Information Rich Data Poor - Data Converted into Information for Hospital Management

A couple of months ago Palisade Partner Ed Biernat and I gave the Times of London our perspective on what kinds of workplaces were promising avenues for expansion of Six Sigma. We pointed out that hospital operations were a field wide open for plowing. We didn't go into the substance of this suggestion, but now MindSpring's Sandi Claudell, a Master Black Belt in Lean Six Sigma, has sent us a richly detailed white paper with an example of process improvement in a hospital emergency department. 

Sandi's white paper is based on one very simple observation: it's much easier and faster for anyone--a nurse working triage or the ORstatistical analysis geek in biostatistics–-to understand numerical trends if they're presented in graphs rather than tables. Hospitals collect huge amounts of data, and often these are not adequately analyzed or--eventually--used. Sandi suggests that changing the way this information is presented will make a difference in how useful the data become.

Taking a few weeks' worth of emergency department data from an east coast hospital, Sandi asked some questions about the patient's experience that would probably be posed in a standard operation research study. Here are a few of them:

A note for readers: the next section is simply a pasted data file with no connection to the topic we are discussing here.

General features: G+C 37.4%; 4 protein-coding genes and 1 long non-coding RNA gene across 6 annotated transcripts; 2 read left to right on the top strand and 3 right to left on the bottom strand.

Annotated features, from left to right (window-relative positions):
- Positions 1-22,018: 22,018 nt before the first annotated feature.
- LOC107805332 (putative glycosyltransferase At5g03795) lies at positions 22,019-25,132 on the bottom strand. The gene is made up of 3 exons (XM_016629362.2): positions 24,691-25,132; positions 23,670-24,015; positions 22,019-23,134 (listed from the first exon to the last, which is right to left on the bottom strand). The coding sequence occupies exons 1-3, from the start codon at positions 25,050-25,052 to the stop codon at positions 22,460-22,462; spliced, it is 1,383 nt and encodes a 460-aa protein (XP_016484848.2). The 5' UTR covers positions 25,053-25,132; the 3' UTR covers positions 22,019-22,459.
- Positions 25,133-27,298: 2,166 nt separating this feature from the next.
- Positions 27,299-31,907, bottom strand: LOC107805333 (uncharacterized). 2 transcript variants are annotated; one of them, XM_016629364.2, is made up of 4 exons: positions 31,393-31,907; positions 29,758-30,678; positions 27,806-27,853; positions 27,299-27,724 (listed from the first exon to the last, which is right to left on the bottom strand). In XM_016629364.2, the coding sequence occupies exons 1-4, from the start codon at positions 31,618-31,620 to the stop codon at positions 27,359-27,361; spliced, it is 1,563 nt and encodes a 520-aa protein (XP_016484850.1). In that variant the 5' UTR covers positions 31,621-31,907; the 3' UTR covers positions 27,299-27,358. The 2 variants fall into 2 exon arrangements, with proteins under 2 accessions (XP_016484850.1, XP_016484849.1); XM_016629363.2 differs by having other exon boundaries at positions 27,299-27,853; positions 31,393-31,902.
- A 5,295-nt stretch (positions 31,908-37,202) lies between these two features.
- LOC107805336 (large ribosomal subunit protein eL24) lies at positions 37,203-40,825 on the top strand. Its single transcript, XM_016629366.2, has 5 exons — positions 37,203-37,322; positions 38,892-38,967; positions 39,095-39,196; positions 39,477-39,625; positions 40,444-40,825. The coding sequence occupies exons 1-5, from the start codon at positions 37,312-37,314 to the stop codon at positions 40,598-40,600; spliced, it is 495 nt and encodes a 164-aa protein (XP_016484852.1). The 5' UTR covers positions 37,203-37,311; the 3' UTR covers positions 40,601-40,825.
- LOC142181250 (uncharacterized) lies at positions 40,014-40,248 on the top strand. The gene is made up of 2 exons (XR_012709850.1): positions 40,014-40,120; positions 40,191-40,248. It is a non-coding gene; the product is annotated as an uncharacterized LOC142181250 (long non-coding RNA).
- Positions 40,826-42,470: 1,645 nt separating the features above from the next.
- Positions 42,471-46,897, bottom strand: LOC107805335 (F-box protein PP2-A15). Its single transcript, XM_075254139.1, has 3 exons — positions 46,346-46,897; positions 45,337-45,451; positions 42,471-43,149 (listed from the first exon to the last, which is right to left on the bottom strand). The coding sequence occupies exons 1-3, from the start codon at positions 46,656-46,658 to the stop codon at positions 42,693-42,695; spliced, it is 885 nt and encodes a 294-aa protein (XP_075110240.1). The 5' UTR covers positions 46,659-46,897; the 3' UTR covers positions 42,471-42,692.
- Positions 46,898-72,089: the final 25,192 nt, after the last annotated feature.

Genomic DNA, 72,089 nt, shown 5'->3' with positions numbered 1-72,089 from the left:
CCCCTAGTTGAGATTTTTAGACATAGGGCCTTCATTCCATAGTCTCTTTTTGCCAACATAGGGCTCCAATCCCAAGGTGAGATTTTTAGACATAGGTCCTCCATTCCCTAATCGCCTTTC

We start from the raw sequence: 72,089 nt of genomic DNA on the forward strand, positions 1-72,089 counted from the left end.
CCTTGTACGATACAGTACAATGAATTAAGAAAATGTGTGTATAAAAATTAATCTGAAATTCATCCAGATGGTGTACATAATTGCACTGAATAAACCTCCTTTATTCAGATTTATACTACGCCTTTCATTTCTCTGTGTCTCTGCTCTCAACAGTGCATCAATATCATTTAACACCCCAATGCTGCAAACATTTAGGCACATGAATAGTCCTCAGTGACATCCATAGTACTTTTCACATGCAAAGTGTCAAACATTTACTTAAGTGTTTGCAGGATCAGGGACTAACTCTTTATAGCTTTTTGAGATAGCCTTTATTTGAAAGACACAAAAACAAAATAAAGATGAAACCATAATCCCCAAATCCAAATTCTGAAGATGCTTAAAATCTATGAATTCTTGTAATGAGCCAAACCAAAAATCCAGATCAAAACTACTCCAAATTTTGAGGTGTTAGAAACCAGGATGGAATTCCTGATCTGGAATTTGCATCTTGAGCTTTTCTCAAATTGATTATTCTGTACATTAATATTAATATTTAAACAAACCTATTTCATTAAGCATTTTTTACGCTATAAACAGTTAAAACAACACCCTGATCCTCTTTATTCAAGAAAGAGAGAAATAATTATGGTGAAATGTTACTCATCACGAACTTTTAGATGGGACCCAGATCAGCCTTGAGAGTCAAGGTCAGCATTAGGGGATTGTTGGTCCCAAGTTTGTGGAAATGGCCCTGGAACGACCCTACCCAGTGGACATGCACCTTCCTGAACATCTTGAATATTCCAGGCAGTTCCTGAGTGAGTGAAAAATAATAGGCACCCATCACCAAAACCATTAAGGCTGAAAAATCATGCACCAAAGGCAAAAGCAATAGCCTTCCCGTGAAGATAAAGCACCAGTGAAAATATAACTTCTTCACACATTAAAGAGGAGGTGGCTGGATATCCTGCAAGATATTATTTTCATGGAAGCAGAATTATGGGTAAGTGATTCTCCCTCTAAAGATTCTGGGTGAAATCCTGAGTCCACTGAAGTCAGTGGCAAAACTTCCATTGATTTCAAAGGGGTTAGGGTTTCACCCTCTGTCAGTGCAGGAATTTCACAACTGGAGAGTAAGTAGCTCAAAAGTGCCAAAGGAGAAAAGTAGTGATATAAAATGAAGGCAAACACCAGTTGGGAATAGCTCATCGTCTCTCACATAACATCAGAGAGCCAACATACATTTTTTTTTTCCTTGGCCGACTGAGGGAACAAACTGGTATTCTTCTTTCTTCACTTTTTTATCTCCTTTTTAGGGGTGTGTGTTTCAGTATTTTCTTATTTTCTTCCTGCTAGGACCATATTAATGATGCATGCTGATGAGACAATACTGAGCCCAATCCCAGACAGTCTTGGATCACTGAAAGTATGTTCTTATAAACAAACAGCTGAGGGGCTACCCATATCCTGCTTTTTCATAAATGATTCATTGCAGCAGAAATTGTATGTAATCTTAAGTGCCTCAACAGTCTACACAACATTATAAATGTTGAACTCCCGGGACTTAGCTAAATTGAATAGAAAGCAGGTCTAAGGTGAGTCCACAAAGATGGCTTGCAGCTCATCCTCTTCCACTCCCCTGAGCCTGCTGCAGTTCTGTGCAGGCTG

• What was the average amount of time a patient waited inside the emergency department?
  • What percentage of these patients waited behind the national benchmark of 4 hours?
  • How does the hour of a patient's arrival influence how long he or she waits?
  • Does it matter which doctor is running the department?

The various types of graph Sandi uses answer these questions almost immediately--and there are some surprises as you read them. Although it takes a certain amount expertise in statistical analysis to create the graphs, it takes none to read them. There's an old message here, and in this hospital case, it's unavoidable: a picture is worth a thousand words. If you want people in your organization to get real, actionable information from all the data you're gathering, draw a picture with the numbers.


If you're interested in taking a look at Sandi's paper and the numerical pictures in it, go to


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